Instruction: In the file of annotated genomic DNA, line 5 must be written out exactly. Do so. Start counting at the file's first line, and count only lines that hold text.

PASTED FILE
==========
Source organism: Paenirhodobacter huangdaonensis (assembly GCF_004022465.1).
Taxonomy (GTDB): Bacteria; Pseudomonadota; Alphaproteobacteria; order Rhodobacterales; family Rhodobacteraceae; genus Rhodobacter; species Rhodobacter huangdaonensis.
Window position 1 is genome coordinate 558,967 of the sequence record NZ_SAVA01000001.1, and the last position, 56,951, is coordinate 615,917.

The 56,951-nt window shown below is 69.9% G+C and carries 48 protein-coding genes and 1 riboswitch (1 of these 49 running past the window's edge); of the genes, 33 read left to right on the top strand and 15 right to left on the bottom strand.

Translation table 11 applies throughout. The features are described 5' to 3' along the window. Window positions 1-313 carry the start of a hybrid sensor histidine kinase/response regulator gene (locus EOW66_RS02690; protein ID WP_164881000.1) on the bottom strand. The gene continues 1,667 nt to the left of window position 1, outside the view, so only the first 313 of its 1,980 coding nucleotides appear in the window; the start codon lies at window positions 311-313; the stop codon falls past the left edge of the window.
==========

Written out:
Translation table 11 applies throughout. The features are described 5' to 3' along the window. Window positions 1-313 carry the start of a hybrid sensor histidine kinase/response regulator gene (locus EOW66_RS02690; protein ID WP_164881000.1) on the bottom strand. The gene continues 1,667 nt to the left of window position 1, outside the view, so only the first 313 of its 1,980 coding nucleotides appear in the window; the start codon lies at window positions 311-313; the stop codon falls past the left edge of the window.